The Kansas City Chiefs probably used more of the playbook than it needed to during a 42-21 victory over the Pittsburgh Steelers in the Wild Card round. The NFL odds of Chiefs offensive lineman Nick Allegretti catching a touchdown pass from Patrick Mahomes or Kansas City tight end Travis Kelce throwing for a score in the same game were low. However, Kansas City pulled both of them out in the same game.
Tricking opponents in big games has a rich history during the NFL playoffs. Teams want to pull out all the stops in the biggest games. More than one of them has swung the balance of Super Bowls, as well as other memorable games.
Dan Reeves, Ice Bowl hero
Dan Reeves had a long career as an NFL coach but started as a running back with the Dallas Cowboys in the 1960s. He could have made the most memorable play of the 1967 NFL championship game, better known as the Ice Bowl, had Bart Starr not rallied the Packers for a 21-17 victory.
During the fourth quarter, Reeves put Dallas ahead 17-14. While carrying the ball in the backfield, Reeves would fire a 50-yard pass to Lance Rentzel to put Dallas ahead. The play would end up being the longest by either team all game.
Sealing the Win
Robert Newhouse, a Dallas Cowboys running back, attempted three passes during his 11-year career in the NFL. While Newhouse did throw two touchdowns, it was the second of those two that left an impact on the fabric of the Super Bowl. The Cowboys were leading the Broncos 20-10 in the first quarter of Super Bowl XII and were looking for a play to put the game away.
Dallas handed the ball to Newhouse, who rolled out and fired a pass to Golden Richards, who was able to find the endzone from 29-yards out. The Cowboys won their second Super Bowl with a 27-10 victory.
Coming up with a play on fourth-and-short play in Super Bowl LII wasn’t something the Philadelphia Eagles took lightly. Finding a successful scoring play against the dynastic New England Patriots’ dynasty with 34 seconds left before halftime was crucial for Philadelphia, which had never won the Super Bowl. The Eagles decided to go with what is now known as the Philly special.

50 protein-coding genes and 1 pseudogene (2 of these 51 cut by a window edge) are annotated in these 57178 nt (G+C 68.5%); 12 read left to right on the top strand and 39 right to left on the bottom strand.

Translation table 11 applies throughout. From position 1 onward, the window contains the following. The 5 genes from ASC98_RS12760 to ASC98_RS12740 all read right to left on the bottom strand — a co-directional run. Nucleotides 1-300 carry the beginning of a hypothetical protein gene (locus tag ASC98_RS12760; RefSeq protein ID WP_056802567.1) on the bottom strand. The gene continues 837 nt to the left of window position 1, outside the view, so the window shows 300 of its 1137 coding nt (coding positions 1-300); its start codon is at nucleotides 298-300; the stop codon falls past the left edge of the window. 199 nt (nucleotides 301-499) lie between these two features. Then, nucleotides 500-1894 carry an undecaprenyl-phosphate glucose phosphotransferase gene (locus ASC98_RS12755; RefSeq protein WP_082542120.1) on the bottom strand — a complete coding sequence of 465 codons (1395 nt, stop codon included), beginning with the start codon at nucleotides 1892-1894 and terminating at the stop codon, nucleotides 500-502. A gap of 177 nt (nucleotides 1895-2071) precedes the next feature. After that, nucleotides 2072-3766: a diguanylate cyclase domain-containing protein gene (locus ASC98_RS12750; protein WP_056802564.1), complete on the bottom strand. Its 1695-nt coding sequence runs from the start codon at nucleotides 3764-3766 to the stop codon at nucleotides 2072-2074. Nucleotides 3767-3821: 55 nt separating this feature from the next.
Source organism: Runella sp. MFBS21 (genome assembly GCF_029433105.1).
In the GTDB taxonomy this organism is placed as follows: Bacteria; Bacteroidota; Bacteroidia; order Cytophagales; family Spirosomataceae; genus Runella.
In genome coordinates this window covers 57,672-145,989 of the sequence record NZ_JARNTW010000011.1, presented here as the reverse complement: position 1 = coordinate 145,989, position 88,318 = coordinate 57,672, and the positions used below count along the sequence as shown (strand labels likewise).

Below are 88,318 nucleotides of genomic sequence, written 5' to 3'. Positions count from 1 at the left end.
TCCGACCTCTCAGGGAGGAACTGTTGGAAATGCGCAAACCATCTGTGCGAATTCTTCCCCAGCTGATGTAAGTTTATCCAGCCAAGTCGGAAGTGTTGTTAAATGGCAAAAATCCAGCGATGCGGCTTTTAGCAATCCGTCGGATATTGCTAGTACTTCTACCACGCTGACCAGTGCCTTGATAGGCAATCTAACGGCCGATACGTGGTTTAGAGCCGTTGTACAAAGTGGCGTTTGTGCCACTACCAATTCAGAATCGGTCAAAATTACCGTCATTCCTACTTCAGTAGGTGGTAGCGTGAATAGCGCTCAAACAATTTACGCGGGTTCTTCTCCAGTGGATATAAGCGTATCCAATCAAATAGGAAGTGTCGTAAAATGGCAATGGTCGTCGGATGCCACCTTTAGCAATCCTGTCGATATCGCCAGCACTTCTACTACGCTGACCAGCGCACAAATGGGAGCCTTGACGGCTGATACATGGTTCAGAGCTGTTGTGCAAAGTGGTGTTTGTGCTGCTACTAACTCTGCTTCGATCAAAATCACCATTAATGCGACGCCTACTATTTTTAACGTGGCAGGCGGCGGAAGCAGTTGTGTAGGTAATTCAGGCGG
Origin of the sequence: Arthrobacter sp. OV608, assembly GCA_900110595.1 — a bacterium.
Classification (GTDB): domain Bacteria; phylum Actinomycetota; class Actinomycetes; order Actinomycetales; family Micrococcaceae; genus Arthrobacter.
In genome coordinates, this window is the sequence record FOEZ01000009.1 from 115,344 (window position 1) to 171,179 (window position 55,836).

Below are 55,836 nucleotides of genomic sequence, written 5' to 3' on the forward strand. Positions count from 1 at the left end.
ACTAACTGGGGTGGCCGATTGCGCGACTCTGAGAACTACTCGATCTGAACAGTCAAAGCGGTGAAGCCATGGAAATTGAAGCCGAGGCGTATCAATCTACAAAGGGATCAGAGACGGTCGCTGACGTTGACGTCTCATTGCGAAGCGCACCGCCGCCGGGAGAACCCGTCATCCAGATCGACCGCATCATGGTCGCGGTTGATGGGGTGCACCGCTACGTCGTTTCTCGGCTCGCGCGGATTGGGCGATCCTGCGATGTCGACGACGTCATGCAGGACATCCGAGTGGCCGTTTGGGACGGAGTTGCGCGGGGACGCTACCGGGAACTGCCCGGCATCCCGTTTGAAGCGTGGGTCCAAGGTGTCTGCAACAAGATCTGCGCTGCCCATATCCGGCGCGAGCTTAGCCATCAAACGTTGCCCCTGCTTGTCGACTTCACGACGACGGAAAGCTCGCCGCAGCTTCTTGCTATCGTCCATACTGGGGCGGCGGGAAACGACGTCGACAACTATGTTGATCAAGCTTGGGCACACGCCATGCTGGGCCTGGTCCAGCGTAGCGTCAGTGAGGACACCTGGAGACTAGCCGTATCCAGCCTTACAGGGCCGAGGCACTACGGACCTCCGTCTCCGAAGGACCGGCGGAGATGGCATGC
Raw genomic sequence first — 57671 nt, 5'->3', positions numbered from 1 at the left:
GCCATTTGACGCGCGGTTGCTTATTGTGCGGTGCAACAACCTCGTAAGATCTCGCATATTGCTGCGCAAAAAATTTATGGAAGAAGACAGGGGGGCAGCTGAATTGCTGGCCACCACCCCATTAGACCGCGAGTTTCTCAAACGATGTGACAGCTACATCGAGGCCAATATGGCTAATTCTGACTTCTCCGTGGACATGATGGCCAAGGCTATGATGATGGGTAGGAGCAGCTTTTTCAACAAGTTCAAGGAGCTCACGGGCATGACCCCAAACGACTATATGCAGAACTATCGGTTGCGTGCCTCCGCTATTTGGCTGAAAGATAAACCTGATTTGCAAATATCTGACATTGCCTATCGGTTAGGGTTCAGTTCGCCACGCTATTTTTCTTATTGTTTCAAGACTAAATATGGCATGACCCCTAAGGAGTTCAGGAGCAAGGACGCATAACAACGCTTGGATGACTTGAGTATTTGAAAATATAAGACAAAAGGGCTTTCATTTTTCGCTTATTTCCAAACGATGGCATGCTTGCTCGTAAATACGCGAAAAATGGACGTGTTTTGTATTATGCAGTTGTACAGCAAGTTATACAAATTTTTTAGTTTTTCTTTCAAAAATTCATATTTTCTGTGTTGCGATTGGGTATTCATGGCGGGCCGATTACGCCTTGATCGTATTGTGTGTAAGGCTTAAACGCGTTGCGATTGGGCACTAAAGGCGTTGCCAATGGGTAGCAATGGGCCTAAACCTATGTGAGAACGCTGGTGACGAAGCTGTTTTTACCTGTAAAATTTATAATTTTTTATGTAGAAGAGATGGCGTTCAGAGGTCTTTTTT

Eagles quarterback Nick Foles went into motion and the ball was snapped directly to tight end Trey Burton. Burton then fired a pass to Foles, who was wide open to give Philadelphia a 22-12 halftime lead. The Eagles would survive a late rally from New England to score a 41-33 win and their first Super Bowl.
The Seattle Seahawks had overcome many challenges during its Super Bowl XL. The Seahawks fell behind 14-3 when Steelers running back Willie Parker scored on a 75-yard touchdown run. However, Matt Hasselbeck pulled Seattle within one score when he found Jerramy Stevens for a 16-yard touchdown pass with 6:45 left in the third quarter.
In the fourth quarter, Steelers coach Bill Cowher put his multi-talented athletes into position to make a big play. Wide receiver Antwaan Randle El, who played quarterback in college at Indiana, took a reverse hand-off and rolled toward the far sideline. Randle El would throw a 43-yard touchdown pass to Hines Ward, who had also played quarterback in college at Georgia.
This was the first time in Super Bowl history a wide receiver had thrown a touchdown pass. Pittsburgh would go on to win its fifth Super Bowl, 21-10.
With six seconds remaining in the first half of a 1982 playoff game between the Miami Dolphins and San Diego Chargers, Miami was trailing 24-17. The Dolphins would then pull off a play that caught the defense off guard. Miami completed a pass to Duriel Harris, who pitched to Tony Nathan, who had been trailing the play.
Once Nathan took the pitch, he was able to get into the endzone as time expired. While the score gave the Dolphins a second chance, it was only the beginning of what became known as the Epic in Miami. However, despite Miami’s big plays, San Diego was still able to grab a 41-38 victory in overtime. Kellen Winslow blocked a field goal at the end of regulation to send the game into overtime, where the Chargers found a way to win.